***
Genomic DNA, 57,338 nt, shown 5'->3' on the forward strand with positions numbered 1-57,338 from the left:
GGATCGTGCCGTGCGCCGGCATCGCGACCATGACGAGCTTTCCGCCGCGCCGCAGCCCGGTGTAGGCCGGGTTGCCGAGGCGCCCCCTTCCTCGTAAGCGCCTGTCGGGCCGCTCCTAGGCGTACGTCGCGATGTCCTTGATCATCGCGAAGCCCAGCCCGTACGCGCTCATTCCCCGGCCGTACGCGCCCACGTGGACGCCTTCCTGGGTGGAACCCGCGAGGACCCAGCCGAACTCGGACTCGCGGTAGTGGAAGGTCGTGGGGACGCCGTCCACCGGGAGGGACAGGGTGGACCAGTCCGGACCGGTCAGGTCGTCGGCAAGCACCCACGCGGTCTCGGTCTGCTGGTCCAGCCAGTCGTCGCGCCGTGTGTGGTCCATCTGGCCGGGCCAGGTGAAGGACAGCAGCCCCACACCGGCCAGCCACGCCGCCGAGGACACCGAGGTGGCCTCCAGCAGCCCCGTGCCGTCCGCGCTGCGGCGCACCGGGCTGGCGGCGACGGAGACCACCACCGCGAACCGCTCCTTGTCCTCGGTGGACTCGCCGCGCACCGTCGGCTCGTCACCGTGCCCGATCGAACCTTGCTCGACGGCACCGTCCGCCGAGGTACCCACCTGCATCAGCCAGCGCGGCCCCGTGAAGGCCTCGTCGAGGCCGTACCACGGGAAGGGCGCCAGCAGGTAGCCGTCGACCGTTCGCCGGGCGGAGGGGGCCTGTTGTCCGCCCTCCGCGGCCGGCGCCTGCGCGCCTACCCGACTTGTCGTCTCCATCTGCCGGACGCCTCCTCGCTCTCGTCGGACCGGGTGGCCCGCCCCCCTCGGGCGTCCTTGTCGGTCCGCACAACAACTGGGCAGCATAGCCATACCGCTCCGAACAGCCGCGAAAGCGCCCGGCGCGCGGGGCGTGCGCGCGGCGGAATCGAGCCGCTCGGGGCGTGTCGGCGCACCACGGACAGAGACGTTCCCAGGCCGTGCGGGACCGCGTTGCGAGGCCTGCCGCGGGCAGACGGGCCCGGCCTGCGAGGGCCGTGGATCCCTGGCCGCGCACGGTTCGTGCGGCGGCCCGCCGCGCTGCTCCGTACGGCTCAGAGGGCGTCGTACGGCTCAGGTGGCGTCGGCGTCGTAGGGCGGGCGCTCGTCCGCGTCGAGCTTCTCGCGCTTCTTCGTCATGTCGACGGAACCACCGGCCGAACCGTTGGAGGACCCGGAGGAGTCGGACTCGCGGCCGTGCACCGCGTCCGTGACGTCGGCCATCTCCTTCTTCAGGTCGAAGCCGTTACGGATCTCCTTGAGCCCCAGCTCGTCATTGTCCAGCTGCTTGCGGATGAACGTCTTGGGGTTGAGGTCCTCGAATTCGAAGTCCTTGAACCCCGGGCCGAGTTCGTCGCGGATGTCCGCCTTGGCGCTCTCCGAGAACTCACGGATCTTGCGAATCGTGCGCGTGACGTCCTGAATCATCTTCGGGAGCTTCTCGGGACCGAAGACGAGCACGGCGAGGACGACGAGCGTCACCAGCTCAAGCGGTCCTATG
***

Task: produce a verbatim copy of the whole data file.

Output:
Genomic DNA, 57,338 nt, shown 5'->3' on the forward strand with positions numbered 1-57,338 from the left:
GGATCGTGCCGTGCGCCGGCATCGCGACCATGACGAGCTTTCCGCCGCGCCGCAGCCCGGTGTAGGCCGGGTTGCCGAGGCGCCCCCTTCCTCGTAAGCGCCTGTCGGGCCGCTCCTAGGCGTACGTCGCGATGTCCTTGATCATCGCGAAGCCCAGCCCGTACGCGCTCATTCCCCGGCCGTACGCGCCCACGTGGACGCCTTCCTGGGTGGAACCCGCGAGGACCCAGCCGAACTCGGACTCGCGGTAGTGGAAGGTCGTGGGGACGCCGTCCACCGGGAGGGACAGGGTGGACCAGTCCGGACCGGTCAGGTCGTCGGCAAGCACCCACGCGGTCTCGGTCTGCTGGTCCAGCCAGTCGTCGCGCCGTGTGTGGTCCATCTGGCCGGGCCAGGTGAAGGACAGCAGCCCCACACCGGCCAGCCACGCCGCCGAGGACACCGAGGTGGCCTCCAGCAGCCCCGTGCCGTCCGCGCTGCGGCGCACCGGGCTGGCGGCGACGGAGACCACCACCGCGAACCGCTCCTTGTCCTCGGTGGACTCGCCGCGCACCGTCGGCTCGTCACCGTGCCCGATCGAACCTTGCTCGACGGCACCGTCCGCCGAGGTACCCACCTGCATCAGCCAGCGCGGCCCCGTGAAGGCCTCGTCGAGGCCGTACCACGGGAAGGGCGCCAGCAGGTAGCCGTCGACCGTTCGCCGGGCGGAGGGGGCCTGTTGTCCGCCCTCCGCGGCCGGCGCCTGCGCGCCTACCCGACTTGTCGTCTCCATCTGCCGGACGCCTCCTCGCTCTCGTCGGACCGGGTGGCCCGCCCCCCTCGGGCGTCCTTGTCGGTCCGCACAACAACTGGGCAGCATAGCCATACCGCTCCGAACAGCCGCGAAAGCGCCCGGCGCGCGGGGCGTGCGCGCGGCGGAATCGAGCCGCTCGGGGCGTGTCGGCGCACCACGGACAGAGACGTTCCCAGGCCGTGCGGGACCGCGTTGCGAGGCCTGCCGCGGGCAGACGGGCCCGGCCTGCGAGGGCCGTGGATCCCTGGCCGCGCACGGTTCGTGCGGCGGCCCGCCGCGCTGCTCCGTACGGCTCAGAGGGCGTCGTACGGCTCAGGTGGCGTCGGCGTCGTAGGGCGGGCGCTCGTCCGCGTCGAGCTTCTCGCGCTTCTTCGTCATGTCGACGGAACCACCGGCCGAACCGTTGGAGGACCCGGAGGAGTCGGACTCGCGGCCGTGCACCGCGTCCGTGACGTCGGCCATCTCCTTCTTCAGGTCGAAGCCGTTACGGATCTCCTTGAGCCCCAGCTCGTCATTGTCCAGCTGCTTGCGGATGAACGTCTTGGGGTTGAGGTCCTCGAATTCGAAGTCCTTGAACCCCGGGCCGAGTTCGTCGCGGATGTCCGCCTTGGCGCTCTCCGAGAACTCACGGATCTTGCGAATCGTGCGCGTGACGTCCTGAATCATCTTCGGGAGCTTCTCGGGACCGAAGACGAGCACGGCGAGGACGACGAGCGTCACCAGCTCAAGCGGTCCTATG